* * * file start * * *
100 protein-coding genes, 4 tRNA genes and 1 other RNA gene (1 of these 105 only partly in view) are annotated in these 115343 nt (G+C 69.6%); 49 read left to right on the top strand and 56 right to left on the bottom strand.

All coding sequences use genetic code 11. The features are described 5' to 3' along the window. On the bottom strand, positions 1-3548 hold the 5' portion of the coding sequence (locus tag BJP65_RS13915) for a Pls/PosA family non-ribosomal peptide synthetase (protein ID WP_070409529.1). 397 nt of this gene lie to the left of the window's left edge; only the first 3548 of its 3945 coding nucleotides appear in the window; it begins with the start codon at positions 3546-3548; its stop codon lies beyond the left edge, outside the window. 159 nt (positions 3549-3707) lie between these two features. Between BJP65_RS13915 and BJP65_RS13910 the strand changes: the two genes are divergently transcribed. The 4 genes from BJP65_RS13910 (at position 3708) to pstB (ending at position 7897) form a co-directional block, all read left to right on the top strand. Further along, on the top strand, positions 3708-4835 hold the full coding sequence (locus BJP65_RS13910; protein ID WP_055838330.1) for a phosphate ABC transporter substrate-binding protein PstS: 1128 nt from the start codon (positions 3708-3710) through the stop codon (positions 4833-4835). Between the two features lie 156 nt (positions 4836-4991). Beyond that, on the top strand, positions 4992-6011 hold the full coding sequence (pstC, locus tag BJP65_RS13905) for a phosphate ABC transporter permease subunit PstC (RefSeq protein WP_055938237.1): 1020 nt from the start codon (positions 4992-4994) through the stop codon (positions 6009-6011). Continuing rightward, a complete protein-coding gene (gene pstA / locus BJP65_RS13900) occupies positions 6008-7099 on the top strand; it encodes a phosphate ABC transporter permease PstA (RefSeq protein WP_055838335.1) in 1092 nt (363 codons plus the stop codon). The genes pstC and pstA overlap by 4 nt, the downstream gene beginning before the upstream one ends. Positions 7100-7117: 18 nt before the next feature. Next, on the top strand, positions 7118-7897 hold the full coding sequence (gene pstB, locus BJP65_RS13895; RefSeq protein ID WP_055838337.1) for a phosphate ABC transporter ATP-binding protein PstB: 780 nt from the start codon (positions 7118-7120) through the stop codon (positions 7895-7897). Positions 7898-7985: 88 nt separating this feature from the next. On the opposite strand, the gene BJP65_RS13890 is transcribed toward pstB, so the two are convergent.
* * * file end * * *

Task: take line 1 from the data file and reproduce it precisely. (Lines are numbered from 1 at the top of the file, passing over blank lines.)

100 protein-coding genes, 4 tRNA genes and 1 other RNA gene (1 of these 105 only partly in view) are annotated in these 115343 nt (G+C 69.6%); 49 read left to right on the top strand and 56 right to left on the bottom strand.